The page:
Facebook Twitter

Short stories at east of the web. Banned Books Online. Presents Welcome to this special exhibit of books that have been the objects of censorship or censorship attempts.

Banned Books Online

The books featured here, ranging from Ulysses to Little Red Riding Hood, have been selected from the indexes of The Online Books Page. (See that page for more than a million more online books!) This page is a work in progress, and more works may be added to this page over time. 100 Best Novels « Modern Library. Mental_floss Blog » What 10 Classic Books Were Almost Called. Remember when your high school summer reading list included Atticus , Fiesta , and The Last Man in Europe ?

mental_floss Blog » What 10 Classic Books Were Almost Called

You will once you see what these books were renamed before they hit bookshelves. 1. F. Scott Fitzgerald went through quite a few titles for his most well-known book before deciding on The Great Gatsby . Part I: England Your England. As I write, highly civilized human beings are flying overhead, trying to kill me.

Part I: England Your England

They do not feel any enmity against me as an individual, nor I against them. They are ‘only doing their duty’, as the saying goes. Most of them, I have no doubt, are kind-hearted law-abiding men who would never dream of committing murder in private life. Fairy Tales Collection. The Online Literature Library. » The Library To The World.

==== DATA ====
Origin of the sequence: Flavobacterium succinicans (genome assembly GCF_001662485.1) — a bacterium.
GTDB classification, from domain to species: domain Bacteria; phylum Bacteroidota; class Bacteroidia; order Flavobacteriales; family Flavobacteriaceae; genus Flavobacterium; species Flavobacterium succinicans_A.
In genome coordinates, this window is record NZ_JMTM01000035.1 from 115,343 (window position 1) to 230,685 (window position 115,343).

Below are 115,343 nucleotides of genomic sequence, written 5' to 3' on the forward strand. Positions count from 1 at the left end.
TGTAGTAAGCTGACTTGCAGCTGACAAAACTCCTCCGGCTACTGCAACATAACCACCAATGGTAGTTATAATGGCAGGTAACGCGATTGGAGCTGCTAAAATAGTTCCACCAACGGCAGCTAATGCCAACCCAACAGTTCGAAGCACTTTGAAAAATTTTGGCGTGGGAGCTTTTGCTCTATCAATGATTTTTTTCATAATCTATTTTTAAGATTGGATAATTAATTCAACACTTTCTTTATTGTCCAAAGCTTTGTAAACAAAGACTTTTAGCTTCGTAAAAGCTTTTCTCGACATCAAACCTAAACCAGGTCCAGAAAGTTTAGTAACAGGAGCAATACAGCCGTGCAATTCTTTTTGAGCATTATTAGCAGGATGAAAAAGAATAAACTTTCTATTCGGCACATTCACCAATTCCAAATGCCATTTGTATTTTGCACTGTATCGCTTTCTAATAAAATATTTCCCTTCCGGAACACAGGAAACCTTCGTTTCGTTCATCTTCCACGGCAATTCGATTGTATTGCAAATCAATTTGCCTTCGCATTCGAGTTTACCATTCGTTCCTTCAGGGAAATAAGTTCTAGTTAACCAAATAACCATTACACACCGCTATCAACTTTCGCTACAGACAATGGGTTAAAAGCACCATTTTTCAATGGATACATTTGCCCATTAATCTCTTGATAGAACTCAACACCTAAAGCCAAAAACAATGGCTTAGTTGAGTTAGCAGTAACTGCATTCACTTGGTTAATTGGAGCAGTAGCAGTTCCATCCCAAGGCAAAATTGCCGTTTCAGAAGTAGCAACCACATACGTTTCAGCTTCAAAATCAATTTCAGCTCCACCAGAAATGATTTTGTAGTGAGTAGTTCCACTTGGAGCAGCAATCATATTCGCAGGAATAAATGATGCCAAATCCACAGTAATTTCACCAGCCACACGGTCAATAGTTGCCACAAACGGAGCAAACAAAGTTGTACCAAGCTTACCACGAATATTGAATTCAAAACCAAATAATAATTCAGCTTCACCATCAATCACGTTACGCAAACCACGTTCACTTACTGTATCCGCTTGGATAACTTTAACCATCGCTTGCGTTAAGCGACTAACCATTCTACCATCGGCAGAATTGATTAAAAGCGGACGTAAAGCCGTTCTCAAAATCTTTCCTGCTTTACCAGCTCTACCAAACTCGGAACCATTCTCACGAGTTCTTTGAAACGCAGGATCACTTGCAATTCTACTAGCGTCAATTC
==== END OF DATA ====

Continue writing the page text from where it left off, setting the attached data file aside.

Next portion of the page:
Free News, Magazines, Newspapers, Journals, Reference Articles and Classic Books - Free Online Library. 100 Places to Find Your Next Great Read. By Caitlin Smith Whether you’re into classics, mysteries, or a fluffy romance novel, it can sometimes be a challenge to find new books to fall in love with.

100 Places to Find Your Next Great Read

However, the Internet is full of great sites that can help you get connected with books that you’ll really enjoy reading. Marquis de Sade Electronic Library. Free etexts by the one and only Marquis de Sade.

Marquis de Sade Electronic Library

To read the Marquis de Sade (1740-1814) is disorienting, intimidating, exciting, frightening and ultimately exhilirating. "The opposite of his readers," wrote Octavio Paz, "Sade has an iron will... " Meaning, Sade is not only something you read, it's something you withstand and endure, a battle of wills with the reader squaring off against the divine Marquis. If you can't read Sade to the end, you lose — and somehow even if you do, you still lose. It's like playing chicken with a bulldozer: if you run away, you're a coward, but if you don't, you're a fool — a dead fool at that.